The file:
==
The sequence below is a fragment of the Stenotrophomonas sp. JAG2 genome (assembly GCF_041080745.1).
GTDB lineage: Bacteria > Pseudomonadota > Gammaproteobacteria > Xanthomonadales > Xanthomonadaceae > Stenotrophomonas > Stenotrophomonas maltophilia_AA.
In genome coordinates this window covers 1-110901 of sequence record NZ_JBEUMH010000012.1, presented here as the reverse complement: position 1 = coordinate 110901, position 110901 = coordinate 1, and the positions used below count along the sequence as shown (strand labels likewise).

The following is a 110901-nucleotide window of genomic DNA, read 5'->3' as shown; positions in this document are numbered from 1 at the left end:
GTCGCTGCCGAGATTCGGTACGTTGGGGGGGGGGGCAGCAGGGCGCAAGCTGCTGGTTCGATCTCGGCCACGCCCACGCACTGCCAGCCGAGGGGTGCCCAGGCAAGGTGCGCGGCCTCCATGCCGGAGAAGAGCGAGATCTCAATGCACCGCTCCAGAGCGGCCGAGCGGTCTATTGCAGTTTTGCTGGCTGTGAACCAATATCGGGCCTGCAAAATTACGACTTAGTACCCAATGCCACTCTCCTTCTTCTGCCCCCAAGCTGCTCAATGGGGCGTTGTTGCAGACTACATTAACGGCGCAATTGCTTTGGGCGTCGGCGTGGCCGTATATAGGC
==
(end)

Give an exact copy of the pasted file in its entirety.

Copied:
The sequence below is a fragment of the Stenotrophomonas sp. JAG2 genome (assembly GCF_041080745.1).
GTDB lineage: Bacteria > Pseudomonadota > Gammaproteobacteria > Xanthomonadales > Xanthomonadaceae > Stenotrophomonas > Stenotrophomonas maltophilia_AA.
In genome coordinates this window covers 1-110901 of sequence record NZ_JBEUMH010000012.1, presented here as the reverse complement: position 1 = coordinate 110901, position 110901 = coordinate 1, and the positions used below count along the sequence as shown (strand labels likewise).

The following is a 110901-nucleotide window of genomic DNA, read 5'->3' as shown; positions in this document are numbered from 1 at the left end:
GTCGCTGCCGAGATTCGGTACGTTGGGGGGGGGGGCAGCAGGGCGCAAGCTGCTGGTTCGATCTCGGCCACGCCCACGCACTGCCAGCCGAGGGGTGCCCAGGCAAGGTGCGCGGCCTCCATGCCGGAGAAGAGCGAGATCTCAATGCACCGCTCCAGAGCGGCCGAGCGGTCTATTGCAGTTTTGCTGGCTGTGAACCAATATCGGGCCTGCAAAATTACGACTTAGTACCCAATGCCACTCTCCTTCTTCTGCCCCCAAGCTGCTCAATGGGGCGTTGTTGCAGACTACATTAACGGCGCAATTGCTTTGGGCGTCGGCGTGGCCGTATATAGGC